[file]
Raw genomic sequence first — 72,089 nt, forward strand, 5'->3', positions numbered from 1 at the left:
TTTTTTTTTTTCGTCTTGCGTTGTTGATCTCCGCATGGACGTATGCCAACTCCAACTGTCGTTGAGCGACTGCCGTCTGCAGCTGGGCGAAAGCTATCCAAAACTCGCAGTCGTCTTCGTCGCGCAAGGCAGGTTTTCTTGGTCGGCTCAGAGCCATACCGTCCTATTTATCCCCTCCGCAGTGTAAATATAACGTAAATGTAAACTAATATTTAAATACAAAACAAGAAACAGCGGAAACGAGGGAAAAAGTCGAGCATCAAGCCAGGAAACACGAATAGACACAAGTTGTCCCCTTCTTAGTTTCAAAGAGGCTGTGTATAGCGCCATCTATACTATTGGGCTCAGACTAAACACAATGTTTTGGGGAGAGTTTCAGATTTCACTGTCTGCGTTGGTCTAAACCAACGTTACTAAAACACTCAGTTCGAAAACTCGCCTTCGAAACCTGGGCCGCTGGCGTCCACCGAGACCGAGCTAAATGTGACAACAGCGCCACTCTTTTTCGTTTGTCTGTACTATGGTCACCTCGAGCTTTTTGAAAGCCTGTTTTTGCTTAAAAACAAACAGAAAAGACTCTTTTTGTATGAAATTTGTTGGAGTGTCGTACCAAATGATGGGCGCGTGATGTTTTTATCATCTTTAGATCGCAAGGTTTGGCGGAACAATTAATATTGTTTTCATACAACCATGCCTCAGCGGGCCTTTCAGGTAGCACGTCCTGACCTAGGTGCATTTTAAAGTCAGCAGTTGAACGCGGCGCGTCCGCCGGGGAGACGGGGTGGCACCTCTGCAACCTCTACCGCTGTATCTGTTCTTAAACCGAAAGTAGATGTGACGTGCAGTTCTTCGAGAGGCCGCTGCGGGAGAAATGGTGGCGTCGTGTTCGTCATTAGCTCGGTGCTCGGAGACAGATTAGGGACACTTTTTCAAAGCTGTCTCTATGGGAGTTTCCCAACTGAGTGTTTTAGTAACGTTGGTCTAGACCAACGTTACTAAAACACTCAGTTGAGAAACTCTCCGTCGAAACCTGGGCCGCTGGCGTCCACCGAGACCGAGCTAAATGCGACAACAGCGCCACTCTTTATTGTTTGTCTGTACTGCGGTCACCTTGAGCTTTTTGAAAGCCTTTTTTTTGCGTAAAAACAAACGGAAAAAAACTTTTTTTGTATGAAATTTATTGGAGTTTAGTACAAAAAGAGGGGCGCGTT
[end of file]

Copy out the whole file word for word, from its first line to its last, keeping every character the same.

Raw genomic sequence first — 72,089 nt, forward strand, 5'->3', positions numbered from 1 at the left:
TTTTTTTTTTTCGTCTTGCGTTGTTGATCTCCGCATGGACGTATGCCAACTCCAACTGTCGTTGAGCGACTGCCGTCTGCAGCTGGGCGAAAGCTATCCAAAACTCGCAGTCGTCTTCGTCGCGCAAGGCAGGTTTTCTTGGTCGGCTCAGAGCCATACCGTCCTATTTATCCCCTCCGCAGTGTAAATATAACGTAAATGTAAACTAATATTTAAATACAAAACAAGAAACAGCGGAAACGAGGGAAAAAGTCGAGCATCAAGCCAGGAAACACGAATAGACACAAGTTGTCCCCTTCTTAGTTTCAAAGAGGCTGTGTATAGCGCCATCTATACTATTGGGCTCAGACTAAACACAATGTTTTGGGGAGAGTTTCAGATTTCACTGTCTGCGTTGGTCTAAACCAACGTTACTAAAACACTCAGTTCGAAAACTCGCCTTCGAAACCTGGGCCGCTGGCGTCCACCGAGACCGAGCTAAATGTGACAACAGCGCCACTCTTTTTCGTTTGTCTGTACTATGGTCACCTCGAGCTTTTTGAAAGCCTGTTTTTGCTTAAAAACAAACAGAAAAGACTCTTTTTGTATGAAATTTGTTGGAGTGTCGTACCAAATGATGGGCGCGTGATGTTTTTATCATCTTTAGATCGCAAGGTTTGGCGGAACAATTAATATTGTTTTCATACAACCATGCCTCAGCGGGCCTTTCAGGTAGCACGTCCTGACCTAGGTGCATTTTAAAGTCAGCAGTTGAACGCGGCGCGTCCGCCGGGGAGACGGGGTGGCACCTCTGCAACCTCTACCGCTGTATCTGTTCTTAAACCGAAAGTAGATGTGACGTGCAGTTCTTCGAGAGGCCGCTGCGGGAGAAATGGTGGCGTCGTGTTCGTCATTAGCTCGGTGCTCGGAGACAGATTAGGGACACTTTTTCAAAGCTGTCTCTATGGGAGTTTCCCAACTGAGTGTTTTAGTAACGTTGGTCTAGACCAACGTTACTAAAACACTCAGTTGAGAAACTCTCCGTCGAAACCTGGGCCGCTGGCGTCCACCGAGACCGAGCTAAATGCGACAACAGCGCCACTCTTTATTGTTTGTCTGTACTGCGGTCACCTTGAGCTTTTTGAAAGCCTTTTTTTTGCGTAAAAACAAACGGAAAAAAACTTTTTTTGTATGAAATTTATTGGAGTTTAGTACAAAAAGAGGGGCGCGTT